Chips aren't just for computers anymore, The Scientist says. Investigators are using organs modeled on small chip-like devices to research disease and test drugs. Some are even hoping these tools could eventually replace animal models.

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The Atlantic reports that genetic counselors are coping with an influx of patients seeking advice on their direct-to-consumer genetic test results.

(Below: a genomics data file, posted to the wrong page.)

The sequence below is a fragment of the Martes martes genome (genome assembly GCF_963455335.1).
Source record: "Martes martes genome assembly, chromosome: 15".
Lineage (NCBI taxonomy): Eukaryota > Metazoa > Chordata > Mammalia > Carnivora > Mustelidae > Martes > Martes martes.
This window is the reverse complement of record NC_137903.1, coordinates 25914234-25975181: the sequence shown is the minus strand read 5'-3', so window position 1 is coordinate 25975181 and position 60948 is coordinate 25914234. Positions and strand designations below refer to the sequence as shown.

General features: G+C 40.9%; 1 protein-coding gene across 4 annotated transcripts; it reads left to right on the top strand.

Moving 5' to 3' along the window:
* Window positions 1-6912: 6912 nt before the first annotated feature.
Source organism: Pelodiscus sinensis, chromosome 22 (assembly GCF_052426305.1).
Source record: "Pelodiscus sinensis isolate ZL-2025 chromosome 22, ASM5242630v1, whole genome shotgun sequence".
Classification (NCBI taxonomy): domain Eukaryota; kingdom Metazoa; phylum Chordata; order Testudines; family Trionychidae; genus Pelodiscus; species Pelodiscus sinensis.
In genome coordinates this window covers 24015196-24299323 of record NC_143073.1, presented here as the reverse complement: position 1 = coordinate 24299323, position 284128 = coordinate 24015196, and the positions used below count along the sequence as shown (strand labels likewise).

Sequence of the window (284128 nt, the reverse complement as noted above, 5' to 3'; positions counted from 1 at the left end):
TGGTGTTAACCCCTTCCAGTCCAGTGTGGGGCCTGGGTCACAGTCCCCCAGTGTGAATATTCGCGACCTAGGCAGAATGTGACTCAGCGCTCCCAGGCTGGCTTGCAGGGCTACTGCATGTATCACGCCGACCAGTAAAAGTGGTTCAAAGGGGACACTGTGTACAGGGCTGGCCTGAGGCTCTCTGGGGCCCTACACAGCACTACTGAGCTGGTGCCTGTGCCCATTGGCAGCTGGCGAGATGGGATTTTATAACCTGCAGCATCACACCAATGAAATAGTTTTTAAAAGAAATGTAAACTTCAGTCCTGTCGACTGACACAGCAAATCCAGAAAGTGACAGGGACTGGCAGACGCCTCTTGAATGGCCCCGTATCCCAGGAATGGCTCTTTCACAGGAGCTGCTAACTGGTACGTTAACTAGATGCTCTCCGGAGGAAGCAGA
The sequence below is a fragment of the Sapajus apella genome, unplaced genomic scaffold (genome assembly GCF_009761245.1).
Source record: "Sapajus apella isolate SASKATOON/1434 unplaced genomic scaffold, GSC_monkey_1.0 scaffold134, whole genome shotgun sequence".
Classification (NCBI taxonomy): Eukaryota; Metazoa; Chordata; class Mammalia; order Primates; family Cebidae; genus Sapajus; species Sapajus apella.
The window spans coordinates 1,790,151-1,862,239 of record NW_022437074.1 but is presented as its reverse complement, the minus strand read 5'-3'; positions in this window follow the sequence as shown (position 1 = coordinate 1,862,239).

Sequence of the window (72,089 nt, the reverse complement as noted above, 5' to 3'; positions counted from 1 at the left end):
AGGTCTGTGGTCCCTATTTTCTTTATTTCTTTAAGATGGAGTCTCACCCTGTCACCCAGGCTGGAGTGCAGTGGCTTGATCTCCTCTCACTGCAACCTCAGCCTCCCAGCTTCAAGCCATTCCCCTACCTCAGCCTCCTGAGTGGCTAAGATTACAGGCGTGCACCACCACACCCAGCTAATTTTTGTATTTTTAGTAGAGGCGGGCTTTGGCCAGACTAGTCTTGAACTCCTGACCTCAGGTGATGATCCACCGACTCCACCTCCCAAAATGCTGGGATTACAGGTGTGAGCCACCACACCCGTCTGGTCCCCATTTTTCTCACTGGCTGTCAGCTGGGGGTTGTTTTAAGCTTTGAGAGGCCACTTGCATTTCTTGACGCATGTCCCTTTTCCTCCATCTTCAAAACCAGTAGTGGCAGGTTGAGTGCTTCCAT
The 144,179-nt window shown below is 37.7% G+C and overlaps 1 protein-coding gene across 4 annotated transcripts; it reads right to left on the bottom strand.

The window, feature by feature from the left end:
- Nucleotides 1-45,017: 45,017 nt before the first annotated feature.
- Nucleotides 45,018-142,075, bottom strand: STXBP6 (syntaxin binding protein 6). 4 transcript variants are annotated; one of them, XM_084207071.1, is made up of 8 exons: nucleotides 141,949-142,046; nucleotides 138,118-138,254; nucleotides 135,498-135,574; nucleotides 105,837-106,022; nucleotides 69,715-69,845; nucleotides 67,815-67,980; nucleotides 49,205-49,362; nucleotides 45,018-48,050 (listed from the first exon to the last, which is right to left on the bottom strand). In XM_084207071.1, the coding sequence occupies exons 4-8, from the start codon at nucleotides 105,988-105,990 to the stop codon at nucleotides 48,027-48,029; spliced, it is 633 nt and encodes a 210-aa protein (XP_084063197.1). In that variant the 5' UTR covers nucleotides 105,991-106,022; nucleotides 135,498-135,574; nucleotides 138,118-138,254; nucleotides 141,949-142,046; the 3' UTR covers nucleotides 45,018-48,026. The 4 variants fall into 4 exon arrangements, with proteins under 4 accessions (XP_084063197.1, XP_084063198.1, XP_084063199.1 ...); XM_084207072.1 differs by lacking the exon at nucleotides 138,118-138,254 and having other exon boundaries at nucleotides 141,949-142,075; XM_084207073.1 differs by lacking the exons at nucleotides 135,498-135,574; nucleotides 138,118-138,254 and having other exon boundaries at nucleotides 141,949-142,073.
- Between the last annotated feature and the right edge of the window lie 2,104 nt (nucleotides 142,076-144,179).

A small study finds differences between three genomic prostate cancer tests, Medscape reports.

In Nature this week: shared genetic architecture for asthma and allergic diseases, and more.

A survey of Canadians finds them to be divided on genetically modified food, the Ottawa Citizen reports.